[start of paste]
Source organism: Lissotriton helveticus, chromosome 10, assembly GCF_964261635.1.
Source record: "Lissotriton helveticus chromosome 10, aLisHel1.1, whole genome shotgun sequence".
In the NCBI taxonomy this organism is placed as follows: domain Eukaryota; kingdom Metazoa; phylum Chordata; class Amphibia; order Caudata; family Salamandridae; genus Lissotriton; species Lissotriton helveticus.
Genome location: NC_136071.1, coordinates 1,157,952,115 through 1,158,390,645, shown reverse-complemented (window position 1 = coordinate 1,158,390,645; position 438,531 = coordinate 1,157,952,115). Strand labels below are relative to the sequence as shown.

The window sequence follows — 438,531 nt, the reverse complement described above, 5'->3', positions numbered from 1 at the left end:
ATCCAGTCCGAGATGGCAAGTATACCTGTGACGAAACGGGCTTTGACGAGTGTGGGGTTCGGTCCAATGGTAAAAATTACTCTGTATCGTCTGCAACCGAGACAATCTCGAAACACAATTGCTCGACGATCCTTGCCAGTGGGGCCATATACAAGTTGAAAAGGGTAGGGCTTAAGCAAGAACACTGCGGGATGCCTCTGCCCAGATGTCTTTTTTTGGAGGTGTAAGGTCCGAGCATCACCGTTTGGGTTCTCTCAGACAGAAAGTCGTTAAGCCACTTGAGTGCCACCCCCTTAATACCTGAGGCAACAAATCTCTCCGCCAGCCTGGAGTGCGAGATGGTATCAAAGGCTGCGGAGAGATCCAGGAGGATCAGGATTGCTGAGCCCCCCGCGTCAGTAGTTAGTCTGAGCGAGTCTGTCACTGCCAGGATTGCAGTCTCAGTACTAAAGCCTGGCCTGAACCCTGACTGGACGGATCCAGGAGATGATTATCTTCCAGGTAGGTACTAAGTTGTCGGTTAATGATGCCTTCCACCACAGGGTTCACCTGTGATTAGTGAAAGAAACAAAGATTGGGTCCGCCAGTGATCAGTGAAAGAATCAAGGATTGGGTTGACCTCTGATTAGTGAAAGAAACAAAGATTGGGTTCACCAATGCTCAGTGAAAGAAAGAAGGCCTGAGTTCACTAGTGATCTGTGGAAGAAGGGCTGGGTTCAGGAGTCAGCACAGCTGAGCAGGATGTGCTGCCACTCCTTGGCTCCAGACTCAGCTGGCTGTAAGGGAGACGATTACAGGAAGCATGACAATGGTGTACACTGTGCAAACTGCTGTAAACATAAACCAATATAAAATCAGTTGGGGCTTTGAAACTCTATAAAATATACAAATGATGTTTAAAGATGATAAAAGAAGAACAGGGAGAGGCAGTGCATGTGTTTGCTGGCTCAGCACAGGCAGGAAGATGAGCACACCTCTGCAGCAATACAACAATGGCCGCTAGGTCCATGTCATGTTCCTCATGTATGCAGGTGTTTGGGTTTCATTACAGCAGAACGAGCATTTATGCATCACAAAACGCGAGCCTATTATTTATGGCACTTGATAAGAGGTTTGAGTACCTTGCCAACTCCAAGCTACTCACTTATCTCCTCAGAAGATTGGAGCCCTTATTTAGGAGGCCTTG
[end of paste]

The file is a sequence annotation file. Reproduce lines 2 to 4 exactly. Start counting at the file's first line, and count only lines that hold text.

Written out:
Source record: "Lissotriton helveticus chromosome 10, aLisHel1.1, whole genome shotgun sequence".
In the NCBI taxonomy this organism is placed as follows: domain Eukaryota; kingdom Metazoa; phylum Chordata; class Amphibia; order Caudata; family Salamandridae; genus Lissotriton; species Lissotriton helveticus.
Genome location: NC_136071.1, coordinates 1,157,952,115 through 1,158,390,645, shown reverse-complemented (window position 1 = coordinate 1,158,390,645; position 438,531 = coordinate 1,157,952,115). Strand labels below are relative to the sequence as shown.